Marbury v. Madison is a landmark case in United States Supreme Court history, widely considered to be the most influential and important decision ever made by the court. The case established an early precedent for judicial review of legislation passed by Congress, giving the courts authority to declare laws unconstitutional if they conflict with higher law, such as the U.S. Constitution or other federal statutes. This power would later become known as "judicial supremacy" and has been a major factor in shaping American democracy since its inception in 1803.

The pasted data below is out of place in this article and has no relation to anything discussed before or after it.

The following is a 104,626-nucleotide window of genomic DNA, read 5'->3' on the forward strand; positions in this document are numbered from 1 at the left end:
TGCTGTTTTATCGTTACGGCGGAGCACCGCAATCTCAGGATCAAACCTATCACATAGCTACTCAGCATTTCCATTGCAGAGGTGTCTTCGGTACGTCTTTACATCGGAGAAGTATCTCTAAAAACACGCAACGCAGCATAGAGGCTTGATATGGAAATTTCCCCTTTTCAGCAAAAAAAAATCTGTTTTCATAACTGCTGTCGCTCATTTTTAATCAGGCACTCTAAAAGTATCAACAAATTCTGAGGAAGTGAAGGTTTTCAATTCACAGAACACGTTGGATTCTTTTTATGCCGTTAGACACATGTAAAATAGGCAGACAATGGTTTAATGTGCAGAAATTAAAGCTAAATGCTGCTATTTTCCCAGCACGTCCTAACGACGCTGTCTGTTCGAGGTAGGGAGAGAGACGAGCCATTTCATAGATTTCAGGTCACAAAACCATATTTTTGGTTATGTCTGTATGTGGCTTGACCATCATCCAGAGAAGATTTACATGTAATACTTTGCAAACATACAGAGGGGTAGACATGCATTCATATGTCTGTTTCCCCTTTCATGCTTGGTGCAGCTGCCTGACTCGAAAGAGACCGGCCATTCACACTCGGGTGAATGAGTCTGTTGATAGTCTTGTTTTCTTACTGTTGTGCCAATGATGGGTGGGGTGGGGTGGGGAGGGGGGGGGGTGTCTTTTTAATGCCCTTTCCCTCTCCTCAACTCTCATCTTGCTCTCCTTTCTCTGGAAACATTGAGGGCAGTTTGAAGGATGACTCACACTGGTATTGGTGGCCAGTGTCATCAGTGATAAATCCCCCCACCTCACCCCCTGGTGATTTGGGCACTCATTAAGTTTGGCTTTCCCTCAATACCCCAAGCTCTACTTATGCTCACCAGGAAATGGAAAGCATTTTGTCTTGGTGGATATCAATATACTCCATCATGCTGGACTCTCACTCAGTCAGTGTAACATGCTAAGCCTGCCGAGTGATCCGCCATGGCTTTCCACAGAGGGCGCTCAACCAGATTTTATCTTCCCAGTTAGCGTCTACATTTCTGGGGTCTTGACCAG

The case arose from President John Adams' last-minute appointments to various government offices on his way out of office after losing re-election in 1800 to Thomas Jefferson's Democratic-Republican Party. William Marbury was among those appointed but never received his commission due to political infighting between Adams' Federalist party and Jefferson's incoming administration; he then sued Secretary of State James Madison over it (hence why it became known as Marbury v. Madison). In their ruling, Chief Justice John Marshall wrote that while technically Marbury had a right to receive his commission, because there was no statute authorizing the issuance of writs of mandamus—a legal order forcing someone like Madison to perform some act—the judiciary could not intervene on behalf of Marbury even though they agreed he should have gotten what he wanted: this set forth judicial review and gave judges more control over how laws were interpreted than any other court. The previous ruling had been done before then.